02 October, 2014

A Poem of Everyday Longing

In Descending Order

4.

a

d
i
s
h

o
f

v
i
n
d
a
l
o
o

a
n
d

s
a
f
f
r
o
n

r
i
c
e




3.

h
e
r

p
a
l
e

t
h
i
g
h
s

i
n

a
s
y
m
m
e
t
r
i
c
a
l

m
o
t
i
o
n

2.

t
h
e

s
l
a
t
e

o
f

d
i
m
i
n
i
s
h
i
n
g

d
a
y
l
i
g
h
t






1.

e
v
e
r
y
t
h
i
n
g

e
l
s
e

i

c
a
n
n
o
t

r
e
a
c
h

t
o

t
o
u
c
h


* * * * *

I wrote “Descending Order” some years ago — a format experiment I was quite pleased with — and, after receiving a stack of editors’ rejection letters, decided that its unorthodox orientation might’ve played a part in the difficulty of getting it published. That’s the comfortable excuse, anyway. There’s always the possibility that it’s simply not a successful poem. I prefer to think that its four (vertical) lines impart something of the wide language of desire, even if the voice speaking isn’t one that the reader already knows.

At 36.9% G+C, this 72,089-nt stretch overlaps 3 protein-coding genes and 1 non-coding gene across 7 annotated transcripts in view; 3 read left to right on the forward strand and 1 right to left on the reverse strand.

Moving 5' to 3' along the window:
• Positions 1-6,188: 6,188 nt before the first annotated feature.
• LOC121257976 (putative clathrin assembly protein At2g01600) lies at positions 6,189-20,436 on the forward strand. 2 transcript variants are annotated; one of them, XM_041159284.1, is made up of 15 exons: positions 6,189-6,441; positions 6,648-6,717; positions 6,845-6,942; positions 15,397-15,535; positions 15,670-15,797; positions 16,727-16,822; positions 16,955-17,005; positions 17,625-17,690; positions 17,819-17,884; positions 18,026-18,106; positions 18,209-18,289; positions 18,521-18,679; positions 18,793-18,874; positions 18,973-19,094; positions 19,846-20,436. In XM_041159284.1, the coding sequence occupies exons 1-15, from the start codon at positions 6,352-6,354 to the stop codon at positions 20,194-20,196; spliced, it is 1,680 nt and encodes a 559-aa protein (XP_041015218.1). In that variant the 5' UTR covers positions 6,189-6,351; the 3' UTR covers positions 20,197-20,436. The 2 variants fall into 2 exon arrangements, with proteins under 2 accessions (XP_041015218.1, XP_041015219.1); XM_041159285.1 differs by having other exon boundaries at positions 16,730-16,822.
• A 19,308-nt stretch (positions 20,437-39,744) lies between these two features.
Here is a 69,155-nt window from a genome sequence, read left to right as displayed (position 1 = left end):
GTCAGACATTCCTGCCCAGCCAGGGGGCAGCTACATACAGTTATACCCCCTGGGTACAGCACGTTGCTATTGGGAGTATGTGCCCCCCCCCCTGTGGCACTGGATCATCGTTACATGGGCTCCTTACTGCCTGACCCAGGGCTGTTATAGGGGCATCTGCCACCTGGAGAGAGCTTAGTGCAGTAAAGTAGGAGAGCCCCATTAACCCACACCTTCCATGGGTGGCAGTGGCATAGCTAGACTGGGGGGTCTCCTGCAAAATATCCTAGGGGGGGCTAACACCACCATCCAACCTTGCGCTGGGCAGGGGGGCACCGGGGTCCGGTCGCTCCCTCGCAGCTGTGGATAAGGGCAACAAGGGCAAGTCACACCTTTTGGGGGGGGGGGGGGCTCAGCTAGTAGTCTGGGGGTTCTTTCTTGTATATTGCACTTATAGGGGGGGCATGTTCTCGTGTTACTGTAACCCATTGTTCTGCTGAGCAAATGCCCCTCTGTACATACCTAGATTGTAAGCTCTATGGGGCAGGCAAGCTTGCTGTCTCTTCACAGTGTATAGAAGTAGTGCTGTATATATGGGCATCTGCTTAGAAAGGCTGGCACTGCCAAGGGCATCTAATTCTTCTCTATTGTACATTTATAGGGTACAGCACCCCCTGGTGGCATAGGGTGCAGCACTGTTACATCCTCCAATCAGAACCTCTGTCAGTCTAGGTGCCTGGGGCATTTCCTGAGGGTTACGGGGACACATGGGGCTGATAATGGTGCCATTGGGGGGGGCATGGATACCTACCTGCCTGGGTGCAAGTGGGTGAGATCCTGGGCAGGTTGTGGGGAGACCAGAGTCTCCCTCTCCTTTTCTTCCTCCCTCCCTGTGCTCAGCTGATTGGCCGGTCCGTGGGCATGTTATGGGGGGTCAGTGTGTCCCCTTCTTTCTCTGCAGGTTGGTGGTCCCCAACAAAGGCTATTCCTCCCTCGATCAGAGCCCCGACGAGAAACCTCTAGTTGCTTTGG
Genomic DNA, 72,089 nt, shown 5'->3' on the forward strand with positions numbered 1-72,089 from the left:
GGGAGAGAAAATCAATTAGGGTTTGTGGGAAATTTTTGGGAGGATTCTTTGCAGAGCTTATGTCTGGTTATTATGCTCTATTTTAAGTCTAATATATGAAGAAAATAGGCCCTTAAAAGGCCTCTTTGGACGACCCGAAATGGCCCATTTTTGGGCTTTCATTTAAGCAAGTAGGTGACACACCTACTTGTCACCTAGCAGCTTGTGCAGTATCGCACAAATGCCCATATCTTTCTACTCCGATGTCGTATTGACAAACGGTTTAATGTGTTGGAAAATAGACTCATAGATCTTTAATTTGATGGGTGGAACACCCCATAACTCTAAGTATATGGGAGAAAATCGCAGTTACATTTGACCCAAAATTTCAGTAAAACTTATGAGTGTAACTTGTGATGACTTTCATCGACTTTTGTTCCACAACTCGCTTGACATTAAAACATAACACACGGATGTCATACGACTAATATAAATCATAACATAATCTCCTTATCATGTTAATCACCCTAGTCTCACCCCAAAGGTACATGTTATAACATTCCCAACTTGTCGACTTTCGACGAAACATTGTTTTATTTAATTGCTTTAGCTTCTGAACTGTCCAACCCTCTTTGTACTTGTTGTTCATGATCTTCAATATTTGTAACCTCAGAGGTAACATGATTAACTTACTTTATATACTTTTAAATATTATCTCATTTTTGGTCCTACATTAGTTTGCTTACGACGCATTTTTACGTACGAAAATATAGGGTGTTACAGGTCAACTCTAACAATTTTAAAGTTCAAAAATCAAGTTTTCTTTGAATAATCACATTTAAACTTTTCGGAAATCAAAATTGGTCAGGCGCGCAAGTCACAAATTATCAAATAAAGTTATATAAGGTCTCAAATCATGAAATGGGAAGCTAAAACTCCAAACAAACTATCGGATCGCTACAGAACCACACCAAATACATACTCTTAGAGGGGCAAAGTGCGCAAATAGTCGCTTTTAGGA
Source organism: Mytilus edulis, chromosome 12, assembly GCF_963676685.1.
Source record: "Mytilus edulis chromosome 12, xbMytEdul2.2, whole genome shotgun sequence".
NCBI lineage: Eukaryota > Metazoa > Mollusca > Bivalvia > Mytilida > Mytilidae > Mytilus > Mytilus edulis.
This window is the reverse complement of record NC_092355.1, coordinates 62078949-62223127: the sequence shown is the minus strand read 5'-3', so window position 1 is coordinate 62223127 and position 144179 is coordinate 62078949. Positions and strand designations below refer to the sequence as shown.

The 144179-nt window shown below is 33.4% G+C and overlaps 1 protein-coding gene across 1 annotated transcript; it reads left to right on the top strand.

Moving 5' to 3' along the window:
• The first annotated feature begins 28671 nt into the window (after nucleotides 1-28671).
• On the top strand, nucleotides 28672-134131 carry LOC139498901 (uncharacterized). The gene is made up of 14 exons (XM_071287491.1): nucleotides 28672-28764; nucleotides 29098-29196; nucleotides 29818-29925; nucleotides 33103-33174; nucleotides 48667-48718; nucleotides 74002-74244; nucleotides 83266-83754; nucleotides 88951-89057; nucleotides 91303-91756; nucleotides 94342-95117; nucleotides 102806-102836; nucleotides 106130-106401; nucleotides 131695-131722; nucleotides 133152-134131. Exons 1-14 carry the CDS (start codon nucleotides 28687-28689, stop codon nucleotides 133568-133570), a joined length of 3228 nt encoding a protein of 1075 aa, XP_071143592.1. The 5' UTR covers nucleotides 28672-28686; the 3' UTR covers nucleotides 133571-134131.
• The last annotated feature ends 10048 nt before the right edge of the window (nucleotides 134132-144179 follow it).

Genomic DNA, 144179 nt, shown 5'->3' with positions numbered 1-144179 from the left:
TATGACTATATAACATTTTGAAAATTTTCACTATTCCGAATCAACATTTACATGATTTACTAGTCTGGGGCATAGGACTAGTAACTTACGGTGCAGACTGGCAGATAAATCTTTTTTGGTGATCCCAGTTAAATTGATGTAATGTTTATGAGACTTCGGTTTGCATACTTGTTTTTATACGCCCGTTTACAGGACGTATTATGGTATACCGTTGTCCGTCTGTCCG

2 comments:

  1. Did you send it to Beloit Poetry Journal?

    They just did an issue with experimental forms like this; minimalism and texture in language. They published authors in English, French, German, and Spanish. (If I remember correctly and I believe I do).

    Some of their issues are posted as PDFs online.

    http://www.bpj.org/PDF/V17N1.pdf#zoom=100&page=18

    http://www.bpj.org (the homepage of their website).

    ReplyDelete
    Replies
    1. My favorite from that issue they did is Claus Bremer's piece and a close second lead is Ian Hamilton Finlay's work (which, in the French, I could understand easiest).

      Delete

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